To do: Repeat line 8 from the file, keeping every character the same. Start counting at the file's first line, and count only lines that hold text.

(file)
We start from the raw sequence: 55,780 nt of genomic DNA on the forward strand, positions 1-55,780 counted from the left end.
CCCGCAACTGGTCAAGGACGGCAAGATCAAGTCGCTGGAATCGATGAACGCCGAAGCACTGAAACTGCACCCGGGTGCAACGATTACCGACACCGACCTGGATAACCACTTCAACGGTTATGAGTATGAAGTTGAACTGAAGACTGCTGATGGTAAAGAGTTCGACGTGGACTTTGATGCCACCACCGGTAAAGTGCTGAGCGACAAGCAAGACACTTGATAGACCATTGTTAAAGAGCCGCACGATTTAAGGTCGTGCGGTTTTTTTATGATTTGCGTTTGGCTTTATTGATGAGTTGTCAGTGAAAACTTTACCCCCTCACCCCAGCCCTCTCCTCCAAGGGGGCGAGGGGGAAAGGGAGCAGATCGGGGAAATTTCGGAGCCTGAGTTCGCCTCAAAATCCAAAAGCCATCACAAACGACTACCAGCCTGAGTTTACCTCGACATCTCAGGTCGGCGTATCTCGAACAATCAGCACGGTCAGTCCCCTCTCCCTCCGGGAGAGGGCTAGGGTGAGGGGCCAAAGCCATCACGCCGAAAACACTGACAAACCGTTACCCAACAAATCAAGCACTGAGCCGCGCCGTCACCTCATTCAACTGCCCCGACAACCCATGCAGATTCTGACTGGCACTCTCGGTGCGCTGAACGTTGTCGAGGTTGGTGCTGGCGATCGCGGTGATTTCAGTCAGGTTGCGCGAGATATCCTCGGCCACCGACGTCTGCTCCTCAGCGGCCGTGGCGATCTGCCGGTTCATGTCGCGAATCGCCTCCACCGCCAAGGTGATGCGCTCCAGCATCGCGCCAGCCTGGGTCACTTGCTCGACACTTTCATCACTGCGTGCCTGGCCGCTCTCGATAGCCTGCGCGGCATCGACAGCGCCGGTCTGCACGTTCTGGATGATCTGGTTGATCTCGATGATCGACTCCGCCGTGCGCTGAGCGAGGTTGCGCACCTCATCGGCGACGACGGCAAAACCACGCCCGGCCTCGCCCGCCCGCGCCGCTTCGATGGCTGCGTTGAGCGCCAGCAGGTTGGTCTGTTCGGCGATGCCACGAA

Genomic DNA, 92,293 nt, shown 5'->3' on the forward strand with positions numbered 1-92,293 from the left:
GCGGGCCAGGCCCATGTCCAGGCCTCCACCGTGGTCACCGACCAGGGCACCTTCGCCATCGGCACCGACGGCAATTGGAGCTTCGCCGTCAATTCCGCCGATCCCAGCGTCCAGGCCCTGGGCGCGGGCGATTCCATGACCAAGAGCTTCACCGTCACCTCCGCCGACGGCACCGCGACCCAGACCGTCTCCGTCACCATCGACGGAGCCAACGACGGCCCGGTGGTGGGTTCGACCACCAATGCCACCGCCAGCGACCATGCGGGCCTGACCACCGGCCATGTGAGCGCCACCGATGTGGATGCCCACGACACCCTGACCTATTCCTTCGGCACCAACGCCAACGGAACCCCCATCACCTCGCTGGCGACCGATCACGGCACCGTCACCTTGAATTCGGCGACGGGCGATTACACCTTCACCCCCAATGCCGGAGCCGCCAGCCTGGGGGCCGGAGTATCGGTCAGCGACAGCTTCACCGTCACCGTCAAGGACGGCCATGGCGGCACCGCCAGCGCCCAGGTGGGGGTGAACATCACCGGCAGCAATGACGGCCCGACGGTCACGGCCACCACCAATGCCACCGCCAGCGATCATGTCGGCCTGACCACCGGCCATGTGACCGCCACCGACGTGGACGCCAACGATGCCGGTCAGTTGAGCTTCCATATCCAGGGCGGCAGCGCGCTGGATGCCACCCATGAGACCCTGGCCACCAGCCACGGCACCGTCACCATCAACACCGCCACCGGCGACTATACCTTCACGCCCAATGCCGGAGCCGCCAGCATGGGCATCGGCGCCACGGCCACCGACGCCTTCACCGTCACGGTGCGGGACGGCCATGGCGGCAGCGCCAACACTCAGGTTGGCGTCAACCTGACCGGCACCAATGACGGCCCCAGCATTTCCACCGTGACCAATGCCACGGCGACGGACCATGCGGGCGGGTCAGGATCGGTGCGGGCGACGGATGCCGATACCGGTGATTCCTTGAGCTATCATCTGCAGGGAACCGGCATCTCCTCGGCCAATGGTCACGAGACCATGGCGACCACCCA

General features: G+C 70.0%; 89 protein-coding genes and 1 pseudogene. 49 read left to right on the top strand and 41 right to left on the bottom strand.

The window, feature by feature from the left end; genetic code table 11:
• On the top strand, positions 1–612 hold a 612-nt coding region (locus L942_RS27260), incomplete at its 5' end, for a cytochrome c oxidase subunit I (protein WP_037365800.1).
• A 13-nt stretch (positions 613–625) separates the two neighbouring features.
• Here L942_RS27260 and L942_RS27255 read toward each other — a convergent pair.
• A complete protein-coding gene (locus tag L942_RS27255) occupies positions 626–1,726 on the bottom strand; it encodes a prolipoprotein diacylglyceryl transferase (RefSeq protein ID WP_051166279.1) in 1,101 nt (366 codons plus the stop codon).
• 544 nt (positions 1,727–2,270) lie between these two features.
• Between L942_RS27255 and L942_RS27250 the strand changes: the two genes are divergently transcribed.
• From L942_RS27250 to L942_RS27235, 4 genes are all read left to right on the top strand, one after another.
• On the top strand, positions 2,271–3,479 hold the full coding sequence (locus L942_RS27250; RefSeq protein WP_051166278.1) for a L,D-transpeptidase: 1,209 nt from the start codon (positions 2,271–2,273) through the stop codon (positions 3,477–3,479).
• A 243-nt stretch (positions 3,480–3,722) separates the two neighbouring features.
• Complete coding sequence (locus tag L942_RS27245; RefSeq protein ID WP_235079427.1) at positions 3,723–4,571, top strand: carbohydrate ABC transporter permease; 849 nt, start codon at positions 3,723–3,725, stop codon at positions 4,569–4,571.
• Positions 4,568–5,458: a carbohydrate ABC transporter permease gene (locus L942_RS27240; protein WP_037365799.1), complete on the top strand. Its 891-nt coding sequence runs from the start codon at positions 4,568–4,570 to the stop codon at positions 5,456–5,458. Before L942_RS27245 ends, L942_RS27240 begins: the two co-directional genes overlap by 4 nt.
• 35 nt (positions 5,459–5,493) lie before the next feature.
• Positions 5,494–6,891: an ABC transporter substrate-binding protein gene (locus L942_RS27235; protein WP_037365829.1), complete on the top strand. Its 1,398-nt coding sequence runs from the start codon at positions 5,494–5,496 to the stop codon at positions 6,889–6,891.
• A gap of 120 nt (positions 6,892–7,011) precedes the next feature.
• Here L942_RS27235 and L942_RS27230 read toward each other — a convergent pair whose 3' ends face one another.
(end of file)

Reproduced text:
• A 13-nt stretch (positions 613–625) separates the two neighbouring features.